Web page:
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Interference with witnesses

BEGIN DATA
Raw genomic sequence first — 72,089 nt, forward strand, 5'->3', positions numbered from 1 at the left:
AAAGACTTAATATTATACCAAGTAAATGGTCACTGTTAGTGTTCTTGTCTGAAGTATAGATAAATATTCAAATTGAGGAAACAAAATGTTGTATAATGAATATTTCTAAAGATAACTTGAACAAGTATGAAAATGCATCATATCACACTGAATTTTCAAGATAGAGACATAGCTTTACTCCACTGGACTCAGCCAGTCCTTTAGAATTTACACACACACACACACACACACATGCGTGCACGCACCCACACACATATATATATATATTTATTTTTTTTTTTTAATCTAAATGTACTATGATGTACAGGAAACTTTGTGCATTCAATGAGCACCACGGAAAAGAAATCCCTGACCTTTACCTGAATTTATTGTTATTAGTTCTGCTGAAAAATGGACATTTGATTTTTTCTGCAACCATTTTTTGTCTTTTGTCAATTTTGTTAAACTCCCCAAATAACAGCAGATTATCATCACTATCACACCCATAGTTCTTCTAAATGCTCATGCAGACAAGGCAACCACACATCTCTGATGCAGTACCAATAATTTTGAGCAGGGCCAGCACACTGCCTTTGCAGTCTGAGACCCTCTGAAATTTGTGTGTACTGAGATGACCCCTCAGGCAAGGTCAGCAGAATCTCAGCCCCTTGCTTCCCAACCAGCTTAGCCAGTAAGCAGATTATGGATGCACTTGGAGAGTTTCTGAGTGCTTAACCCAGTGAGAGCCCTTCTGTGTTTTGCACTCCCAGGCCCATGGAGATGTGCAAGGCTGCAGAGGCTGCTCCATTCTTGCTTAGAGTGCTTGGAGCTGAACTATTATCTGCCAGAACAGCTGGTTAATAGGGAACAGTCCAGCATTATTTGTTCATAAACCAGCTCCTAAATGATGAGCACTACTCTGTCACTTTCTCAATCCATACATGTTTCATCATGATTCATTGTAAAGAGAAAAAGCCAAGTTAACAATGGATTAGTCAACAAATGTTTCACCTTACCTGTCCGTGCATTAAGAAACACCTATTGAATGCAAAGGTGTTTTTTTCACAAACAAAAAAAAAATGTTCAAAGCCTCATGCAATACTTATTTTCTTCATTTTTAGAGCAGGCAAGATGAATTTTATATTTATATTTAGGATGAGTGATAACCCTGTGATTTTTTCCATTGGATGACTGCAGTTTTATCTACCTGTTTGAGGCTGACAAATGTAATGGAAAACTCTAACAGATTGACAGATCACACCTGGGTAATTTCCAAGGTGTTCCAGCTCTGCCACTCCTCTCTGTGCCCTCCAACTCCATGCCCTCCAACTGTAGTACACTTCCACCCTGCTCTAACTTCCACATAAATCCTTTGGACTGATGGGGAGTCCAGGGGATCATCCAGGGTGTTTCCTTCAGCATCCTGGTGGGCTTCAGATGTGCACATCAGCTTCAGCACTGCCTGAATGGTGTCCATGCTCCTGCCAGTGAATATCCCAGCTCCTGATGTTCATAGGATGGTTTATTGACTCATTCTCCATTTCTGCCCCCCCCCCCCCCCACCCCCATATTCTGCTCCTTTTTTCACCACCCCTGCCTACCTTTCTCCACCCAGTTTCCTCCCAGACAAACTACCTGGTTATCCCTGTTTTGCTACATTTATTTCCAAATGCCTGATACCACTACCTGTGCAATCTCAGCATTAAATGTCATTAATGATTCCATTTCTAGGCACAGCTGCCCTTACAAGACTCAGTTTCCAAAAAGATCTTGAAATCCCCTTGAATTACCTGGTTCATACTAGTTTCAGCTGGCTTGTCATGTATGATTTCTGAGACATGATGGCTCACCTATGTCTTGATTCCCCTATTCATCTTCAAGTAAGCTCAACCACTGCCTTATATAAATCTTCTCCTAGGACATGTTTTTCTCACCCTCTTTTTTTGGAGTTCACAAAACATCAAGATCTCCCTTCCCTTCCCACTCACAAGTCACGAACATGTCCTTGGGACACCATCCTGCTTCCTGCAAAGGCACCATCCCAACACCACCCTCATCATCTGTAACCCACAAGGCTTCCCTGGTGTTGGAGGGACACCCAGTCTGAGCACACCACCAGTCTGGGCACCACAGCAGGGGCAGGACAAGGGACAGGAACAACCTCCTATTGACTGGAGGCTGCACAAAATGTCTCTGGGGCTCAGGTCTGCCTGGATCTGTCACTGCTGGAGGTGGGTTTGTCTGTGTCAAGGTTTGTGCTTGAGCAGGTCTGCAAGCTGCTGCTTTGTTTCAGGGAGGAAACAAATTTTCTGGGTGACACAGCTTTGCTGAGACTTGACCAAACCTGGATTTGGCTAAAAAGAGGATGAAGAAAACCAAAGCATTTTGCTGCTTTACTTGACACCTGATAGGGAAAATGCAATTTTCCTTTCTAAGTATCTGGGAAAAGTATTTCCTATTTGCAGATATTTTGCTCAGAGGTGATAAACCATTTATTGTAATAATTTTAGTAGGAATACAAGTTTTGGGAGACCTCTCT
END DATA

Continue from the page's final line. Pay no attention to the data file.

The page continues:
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The administration of justice relies upon the willingness of witnesses to engage with the legal process, and to do so in a forthright and truthful manner. The protection of witnesses from deleterious influences is therefore vital. Such problems have become, however, a regular malady of the administration of justice. The intimidation and victimisation of witnesses have become commonplace. That sections of the media are willing to engage in ‘cheque-book journalism’ to elicit details on newsworthy investigations and trials has also become an unavoidable truth. The application of the law of contempt to these problems of interference with witnesses are considered in the first two parts of this chapter. In the third section the statutory alternatives to contempt proceedings introduced under the Criminal Justice and Public Order Act 1994 and latterly the Criminal Justice and Police 2001 Act are addressed. In the final section, the regulation of the payment of witnesses by journalists undertaken by the Press Complaints Commission and its counterparts in the broadcasting sector are considered.

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